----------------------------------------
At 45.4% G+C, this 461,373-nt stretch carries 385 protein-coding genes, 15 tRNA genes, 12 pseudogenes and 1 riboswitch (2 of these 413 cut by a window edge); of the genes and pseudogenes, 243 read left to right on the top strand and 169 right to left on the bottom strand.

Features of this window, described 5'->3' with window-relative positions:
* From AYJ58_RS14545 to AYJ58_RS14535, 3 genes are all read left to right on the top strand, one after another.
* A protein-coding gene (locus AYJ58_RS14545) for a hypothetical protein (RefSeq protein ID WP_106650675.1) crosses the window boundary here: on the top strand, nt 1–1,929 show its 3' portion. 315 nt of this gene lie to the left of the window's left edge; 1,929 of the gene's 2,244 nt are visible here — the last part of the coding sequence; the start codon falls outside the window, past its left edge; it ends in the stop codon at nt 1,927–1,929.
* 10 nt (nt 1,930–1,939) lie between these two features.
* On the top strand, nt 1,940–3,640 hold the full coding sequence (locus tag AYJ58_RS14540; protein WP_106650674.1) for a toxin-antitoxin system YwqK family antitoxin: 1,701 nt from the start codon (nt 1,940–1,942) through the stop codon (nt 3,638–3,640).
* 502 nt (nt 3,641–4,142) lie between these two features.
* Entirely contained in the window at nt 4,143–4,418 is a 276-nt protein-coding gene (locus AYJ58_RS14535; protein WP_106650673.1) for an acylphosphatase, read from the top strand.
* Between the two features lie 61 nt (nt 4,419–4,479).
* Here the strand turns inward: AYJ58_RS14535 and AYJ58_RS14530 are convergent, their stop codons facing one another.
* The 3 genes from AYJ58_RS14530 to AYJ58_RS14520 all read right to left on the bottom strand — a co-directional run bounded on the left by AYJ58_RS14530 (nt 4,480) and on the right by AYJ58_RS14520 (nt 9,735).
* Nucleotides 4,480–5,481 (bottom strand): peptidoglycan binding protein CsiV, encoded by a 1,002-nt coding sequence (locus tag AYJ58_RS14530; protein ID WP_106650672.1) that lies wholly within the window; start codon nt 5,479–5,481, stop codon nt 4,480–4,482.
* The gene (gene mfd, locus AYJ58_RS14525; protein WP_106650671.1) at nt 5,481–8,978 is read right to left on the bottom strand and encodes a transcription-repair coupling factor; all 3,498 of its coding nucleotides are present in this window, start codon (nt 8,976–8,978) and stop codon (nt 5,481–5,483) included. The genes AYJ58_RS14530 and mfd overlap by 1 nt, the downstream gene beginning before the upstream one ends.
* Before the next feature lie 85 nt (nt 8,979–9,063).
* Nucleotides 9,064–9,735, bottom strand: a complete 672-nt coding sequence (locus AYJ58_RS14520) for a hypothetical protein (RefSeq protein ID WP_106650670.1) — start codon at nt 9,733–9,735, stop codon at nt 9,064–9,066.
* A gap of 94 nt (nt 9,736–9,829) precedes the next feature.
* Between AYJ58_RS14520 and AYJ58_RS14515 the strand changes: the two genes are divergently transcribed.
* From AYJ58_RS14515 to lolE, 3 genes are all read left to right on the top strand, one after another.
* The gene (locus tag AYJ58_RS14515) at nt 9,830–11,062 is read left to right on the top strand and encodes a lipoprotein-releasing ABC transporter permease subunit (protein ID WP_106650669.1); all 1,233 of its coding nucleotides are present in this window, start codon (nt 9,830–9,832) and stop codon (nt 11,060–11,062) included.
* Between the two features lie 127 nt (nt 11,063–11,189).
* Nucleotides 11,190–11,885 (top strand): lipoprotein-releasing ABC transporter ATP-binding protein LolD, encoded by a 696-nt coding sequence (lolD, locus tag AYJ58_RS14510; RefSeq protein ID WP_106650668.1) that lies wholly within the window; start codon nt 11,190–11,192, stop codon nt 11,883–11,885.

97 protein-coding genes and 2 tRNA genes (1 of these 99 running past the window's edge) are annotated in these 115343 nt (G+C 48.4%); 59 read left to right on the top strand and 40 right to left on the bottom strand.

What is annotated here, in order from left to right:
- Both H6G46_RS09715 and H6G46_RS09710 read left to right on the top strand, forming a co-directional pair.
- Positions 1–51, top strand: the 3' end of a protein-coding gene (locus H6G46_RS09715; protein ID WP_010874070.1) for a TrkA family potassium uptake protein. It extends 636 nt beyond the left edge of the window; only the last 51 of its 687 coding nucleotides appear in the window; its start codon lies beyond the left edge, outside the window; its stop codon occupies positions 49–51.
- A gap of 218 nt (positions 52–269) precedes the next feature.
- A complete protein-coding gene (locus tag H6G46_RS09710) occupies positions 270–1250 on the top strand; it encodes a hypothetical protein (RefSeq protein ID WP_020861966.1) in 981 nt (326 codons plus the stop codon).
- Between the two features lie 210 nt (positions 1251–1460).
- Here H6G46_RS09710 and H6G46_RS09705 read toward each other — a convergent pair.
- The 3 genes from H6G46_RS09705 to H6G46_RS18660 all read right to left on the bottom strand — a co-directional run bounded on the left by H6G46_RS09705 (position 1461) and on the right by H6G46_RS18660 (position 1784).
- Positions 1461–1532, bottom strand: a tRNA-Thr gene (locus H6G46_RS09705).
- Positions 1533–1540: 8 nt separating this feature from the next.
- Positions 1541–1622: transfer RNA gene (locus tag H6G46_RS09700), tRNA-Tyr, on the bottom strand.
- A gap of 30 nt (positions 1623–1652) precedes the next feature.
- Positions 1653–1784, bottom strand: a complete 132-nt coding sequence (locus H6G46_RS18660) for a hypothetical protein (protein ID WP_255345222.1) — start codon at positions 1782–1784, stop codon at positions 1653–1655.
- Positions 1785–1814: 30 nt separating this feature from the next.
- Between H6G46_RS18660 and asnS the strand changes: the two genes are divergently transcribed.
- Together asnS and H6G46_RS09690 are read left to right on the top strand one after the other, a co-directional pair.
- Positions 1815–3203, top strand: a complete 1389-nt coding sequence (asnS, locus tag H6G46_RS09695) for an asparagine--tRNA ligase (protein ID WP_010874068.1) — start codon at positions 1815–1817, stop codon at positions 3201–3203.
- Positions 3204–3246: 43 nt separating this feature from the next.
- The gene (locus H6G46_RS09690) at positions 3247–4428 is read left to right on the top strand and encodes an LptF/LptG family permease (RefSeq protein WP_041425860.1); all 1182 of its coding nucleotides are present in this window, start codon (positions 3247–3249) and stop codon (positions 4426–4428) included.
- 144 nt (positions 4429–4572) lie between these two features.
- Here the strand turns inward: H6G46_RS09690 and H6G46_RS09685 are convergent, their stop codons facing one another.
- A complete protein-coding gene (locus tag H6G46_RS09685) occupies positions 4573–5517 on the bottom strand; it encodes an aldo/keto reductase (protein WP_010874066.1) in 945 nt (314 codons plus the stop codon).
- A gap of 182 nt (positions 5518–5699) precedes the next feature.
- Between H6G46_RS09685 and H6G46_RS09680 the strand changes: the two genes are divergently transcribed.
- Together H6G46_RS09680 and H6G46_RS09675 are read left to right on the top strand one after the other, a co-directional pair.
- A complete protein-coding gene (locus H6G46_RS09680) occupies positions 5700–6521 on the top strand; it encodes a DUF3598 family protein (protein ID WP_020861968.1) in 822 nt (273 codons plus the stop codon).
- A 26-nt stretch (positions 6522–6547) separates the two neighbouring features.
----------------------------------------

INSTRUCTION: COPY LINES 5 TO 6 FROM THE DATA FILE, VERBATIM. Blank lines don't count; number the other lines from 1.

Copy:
* 10 nt (nt 1,930–1,939) lie between these two features.
* On the top strand, nt 1,940–3,640 hold the full coding sequence (locus tag AYJ58_RS14540; protein WP_106650674.1) for a toxin-antitoxin system YwqK family antitoxin: 1,701 nt from the start codon (nt 1,940–1,942) through the stop codon (nt 3,638–3,640).